Thursday, April 29, 2010

Financial Reform Moves Forward - What Must Be Fixed to Make it Real?


Now that the Senate Republicans have agreed to debate the financial reform bill we will finally get to see the real intent of Congress to tackle the Wall Street problems. Missing from the Democrat bill the media claims the GOP was blocking, when in fact the GOP wants it just as bad as the Democrats, are a number of critical elements that better be addressed in the floor debate.

First, the major cause of the economic collapse was the housing element in which sub-prime mortgages were forced on the public by the drop in mortgage standards by our monstrous housing agencies Fannie Mae and Freddie Mac. These federally funded agencies who insure most of the mortgages in America reduced down payments from 20% to zero and allowed a technique called the Stated Income loan, or NIV for "No Income Verification". Most fraud on mortgage applications resulted from use of this technique in which applicants would just state how much income they earned without offering proof. This opened the floodgates to fraud.

Now a second feature of the extent of fraud and deception came in the repackaging of the loans into pools, called collateralized debt obligations, CDO, which was how Wall Street intended to cash in on the trillions of dollars in the mortgage market and the astounding increase in home values in the decade before 2006. Of course the demand for CDOs continued long after the housing market became stagnant and it became obvious certain markets were far overpriced.

To keep the housing market moving the Federal Reserve steps in and buys mortgage backed securities from the two housing agencies and banks. By March 31, 2010, the Federal Reserve had purchased $1.2 trillion of mortgage-backed securities from banks and $200 billion of direct obligation debt of Fannie Mae and Freddie Mac, for total purchases of $1.4 trillion. As a result of these actions, the Federal Reserve now owns almost 25% of the stock of mortgage-backed bonds. Assuming that banks turned these excess reserves into loans at a typical 10:1 ratio, the increase in money supply would be $12 trillion. That's more than the current amount of outstanding mortgages in the United States!

Finally, the Treasury Department has estimated the total additional US spending to prop up the two federal agencies will be $188 billion dollars. This is above and beyond the Fed money. Treasury says $85 billion will be lost along with $49 billion in foreclosure activity by Treasury, a total of $237 billion in taxpayer exposure with a total loss expected of at least $134 billion. That means we will have about $1.5 trillion at risk in supporting the housing market.

Nothing in Senate financial reform bill addresses the issues concerning housing including the CDO issue, relaxed down payments, the stated income loans, Treasury aid, foreclosure aid and Federal Reserve aid, all of which is still at risk. That means the predator mortgages, fraudulent mortgages, even foreclosures saved by the government will cost the government at least $134 billion. That sounds like an incredible windfall for all the thieves who ripped off the government. A reason for the omission may be that the changes in federal rules and policy that led to the actions were approved late in the Clinton administration, a move Clinton already acknowledged was a failure of his to stop his people from changing the rules.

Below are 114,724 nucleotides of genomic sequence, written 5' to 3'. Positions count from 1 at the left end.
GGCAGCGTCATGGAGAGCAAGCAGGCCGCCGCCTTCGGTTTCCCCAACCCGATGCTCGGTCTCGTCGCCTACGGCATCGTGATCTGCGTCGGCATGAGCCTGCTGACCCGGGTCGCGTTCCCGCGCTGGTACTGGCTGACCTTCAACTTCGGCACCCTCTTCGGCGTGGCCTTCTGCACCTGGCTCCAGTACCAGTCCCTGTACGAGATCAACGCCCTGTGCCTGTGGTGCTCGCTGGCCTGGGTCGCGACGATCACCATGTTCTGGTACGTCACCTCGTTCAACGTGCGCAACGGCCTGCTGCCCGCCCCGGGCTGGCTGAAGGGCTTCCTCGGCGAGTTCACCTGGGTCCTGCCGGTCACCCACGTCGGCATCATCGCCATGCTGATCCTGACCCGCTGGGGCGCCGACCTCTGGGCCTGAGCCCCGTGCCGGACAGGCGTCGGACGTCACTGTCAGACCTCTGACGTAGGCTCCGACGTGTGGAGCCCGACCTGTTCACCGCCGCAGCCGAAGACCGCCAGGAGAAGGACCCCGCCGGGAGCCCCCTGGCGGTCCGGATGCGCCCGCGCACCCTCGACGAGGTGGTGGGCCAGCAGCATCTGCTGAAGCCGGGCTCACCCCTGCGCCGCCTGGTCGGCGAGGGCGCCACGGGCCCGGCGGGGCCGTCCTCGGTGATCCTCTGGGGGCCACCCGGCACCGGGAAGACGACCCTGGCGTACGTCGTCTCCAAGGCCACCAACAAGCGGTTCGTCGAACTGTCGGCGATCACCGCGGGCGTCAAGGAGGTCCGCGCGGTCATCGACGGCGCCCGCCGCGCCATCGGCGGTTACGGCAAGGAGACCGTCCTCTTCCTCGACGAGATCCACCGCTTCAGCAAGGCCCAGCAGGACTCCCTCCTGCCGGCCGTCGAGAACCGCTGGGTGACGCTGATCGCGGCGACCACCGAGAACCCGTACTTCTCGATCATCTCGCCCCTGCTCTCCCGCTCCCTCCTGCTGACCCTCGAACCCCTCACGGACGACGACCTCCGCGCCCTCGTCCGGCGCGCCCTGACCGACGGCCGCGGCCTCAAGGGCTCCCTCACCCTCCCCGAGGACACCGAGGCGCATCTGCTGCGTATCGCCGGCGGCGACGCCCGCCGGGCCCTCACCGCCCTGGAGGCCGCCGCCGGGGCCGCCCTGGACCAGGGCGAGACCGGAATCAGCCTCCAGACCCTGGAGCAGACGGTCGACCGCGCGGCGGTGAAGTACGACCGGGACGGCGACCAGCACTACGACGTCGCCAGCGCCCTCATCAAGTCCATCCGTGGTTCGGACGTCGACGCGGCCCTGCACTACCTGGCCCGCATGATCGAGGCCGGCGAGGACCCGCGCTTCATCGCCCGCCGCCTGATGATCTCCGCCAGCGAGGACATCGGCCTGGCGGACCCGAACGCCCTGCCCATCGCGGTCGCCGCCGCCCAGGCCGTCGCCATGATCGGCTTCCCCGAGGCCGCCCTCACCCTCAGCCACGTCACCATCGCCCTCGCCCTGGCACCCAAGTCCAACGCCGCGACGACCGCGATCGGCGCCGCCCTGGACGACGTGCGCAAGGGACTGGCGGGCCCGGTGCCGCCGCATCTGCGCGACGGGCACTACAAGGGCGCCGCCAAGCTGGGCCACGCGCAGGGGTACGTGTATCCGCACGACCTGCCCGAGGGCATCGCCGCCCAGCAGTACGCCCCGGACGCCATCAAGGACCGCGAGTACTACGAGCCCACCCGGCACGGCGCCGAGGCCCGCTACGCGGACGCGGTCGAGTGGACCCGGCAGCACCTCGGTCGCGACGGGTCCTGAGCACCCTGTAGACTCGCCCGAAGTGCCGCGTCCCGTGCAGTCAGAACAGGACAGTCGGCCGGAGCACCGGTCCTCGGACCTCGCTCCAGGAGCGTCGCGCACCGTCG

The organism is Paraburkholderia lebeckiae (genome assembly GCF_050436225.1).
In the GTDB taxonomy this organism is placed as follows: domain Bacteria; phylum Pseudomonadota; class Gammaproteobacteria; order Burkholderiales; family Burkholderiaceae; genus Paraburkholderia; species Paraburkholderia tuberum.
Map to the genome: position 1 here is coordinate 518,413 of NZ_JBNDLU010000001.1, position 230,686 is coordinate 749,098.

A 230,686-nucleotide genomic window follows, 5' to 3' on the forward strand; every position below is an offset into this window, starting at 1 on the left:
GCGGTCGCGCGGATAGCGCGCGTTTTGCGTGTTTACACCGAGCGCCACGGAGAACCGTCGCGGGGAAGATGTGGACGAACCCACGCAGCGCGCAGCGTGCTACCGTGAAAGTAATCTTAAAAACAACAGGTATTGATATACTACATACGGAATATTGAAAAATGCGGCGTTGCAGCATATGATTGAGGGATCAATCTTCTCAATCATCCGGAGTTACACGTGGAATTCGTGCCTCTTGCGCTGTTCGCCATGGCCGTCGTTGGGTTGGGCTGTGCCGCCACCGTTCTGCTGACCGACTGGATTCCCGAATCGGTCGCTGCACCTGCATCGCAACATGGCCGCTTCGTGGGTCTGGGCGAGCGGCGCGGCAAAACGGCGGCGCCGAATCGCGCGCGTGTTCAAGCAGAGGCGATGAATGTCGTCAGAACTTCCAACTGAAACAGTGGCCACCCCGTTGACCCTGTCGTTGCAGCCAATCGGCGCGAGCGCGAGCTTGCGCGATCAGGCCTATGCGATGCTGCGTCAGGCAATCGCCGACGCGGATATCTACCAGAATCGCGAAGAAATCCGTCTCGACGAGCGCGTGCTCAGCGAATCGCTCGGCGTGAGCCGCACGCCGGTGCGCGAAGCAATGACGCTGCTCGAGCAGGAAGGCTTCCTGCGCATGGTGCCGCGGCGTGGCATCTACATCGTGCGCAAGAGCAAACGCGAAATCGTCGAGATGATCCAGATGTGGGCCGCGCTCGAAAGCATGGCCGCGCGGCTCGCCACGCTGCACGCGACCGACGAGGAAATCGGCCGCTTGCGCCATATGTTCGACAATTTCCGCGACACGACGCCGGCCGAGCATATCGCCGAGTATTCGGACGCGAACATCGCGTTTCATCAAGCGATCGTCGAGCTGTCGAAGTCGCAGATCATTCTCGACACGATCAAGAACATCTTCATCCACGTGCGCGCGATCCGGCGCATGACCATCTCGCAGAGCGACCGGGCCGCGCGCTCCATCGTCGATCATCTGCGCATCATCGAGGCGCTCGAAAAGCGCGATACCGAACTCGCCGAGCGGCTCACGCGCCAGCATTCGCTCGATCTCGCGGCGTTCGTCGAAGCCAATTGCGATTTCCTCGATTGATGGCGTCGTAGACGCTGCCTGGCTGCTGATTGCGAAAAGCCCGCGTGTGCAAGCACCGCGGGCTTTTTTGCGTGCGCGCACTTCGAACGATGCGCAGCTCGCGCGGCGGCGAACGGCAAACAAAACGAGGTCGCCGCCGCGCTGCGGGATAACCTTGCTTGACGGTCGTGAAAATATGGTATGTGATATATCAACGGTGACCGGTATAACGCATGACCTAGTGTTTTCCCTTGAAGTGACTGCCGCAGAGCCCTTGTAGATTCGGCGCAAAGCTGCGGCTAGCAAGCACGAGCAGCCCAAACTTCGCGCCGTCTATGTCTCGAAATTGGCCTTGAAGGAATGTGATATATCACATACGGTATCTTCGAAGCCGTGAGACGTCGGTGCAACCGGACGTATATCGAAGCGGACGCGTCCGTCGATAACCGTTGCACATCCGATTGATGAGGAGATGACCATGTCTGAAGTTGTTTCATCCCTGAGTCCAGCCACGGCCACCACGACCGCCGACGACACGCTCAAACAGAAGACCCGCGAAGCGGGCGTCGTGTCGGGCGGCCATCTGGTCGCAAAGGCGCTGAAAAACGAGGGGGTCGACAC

The Senate bill also fails to address the conflict of interest of the credit reporting agencies who gave the CDO packages triple A ratings to help sell them even though many were defaulting within months after issue. Since the brokerage houses selling the packages were paying the millions of dollars in lucrative fees made by the credit agencies, there was intense competition to approve them regardless of the real value of the mortgage pool. Some contained as much as 90% stated income mortgages. Nothing is in the Senate bill to stop the conflict of interest nor punish credit agencies for fraudulent ratings.

Also there is nothing in the bill to review the actions by the government that opened the floodgates to bank control over the economy. Once again the absence of this area may well be inspired by the fact it was the Clinton people who made the changes. In the '90s Wall Street took over Clinton's Treasury Department and all of the regulatory agencies (Clinton's Treasury Secretary Robert Rubin came from Goldman Sachs). In 1998 Rubin, his deputy Larry Summers, Allen Greenspan (Fed Chairman) and Arthur Levitt (SEC Chairman) gave Wall Street a major victory -- defeating a modest proposal to regulate the then nascent, exploding derivatives market (e.g., mortgage backed securities). In 1999 Glass-Steagall was repealed. From 1995 to 2009 the six biggest banks (Morgan Stanley, Goldman Sachs, Wells Fargo, Citigroup, JP Morgan Chase and Bank of America) grew from 20 percent to 62 percent of GDP. These Wall Street victories gave us the Great Recession of 2008.

Finally there is the Consumer Protection Agency offered by Obama. For some odd reason he places it under the Federal Reserve which operates autonomous from the government and whose actions also played a role in the financial collapse. That is a big mistake. If anything, we should be auditing the Federal Reserve to find out what they are doing with America's currency, not adding to their powers.

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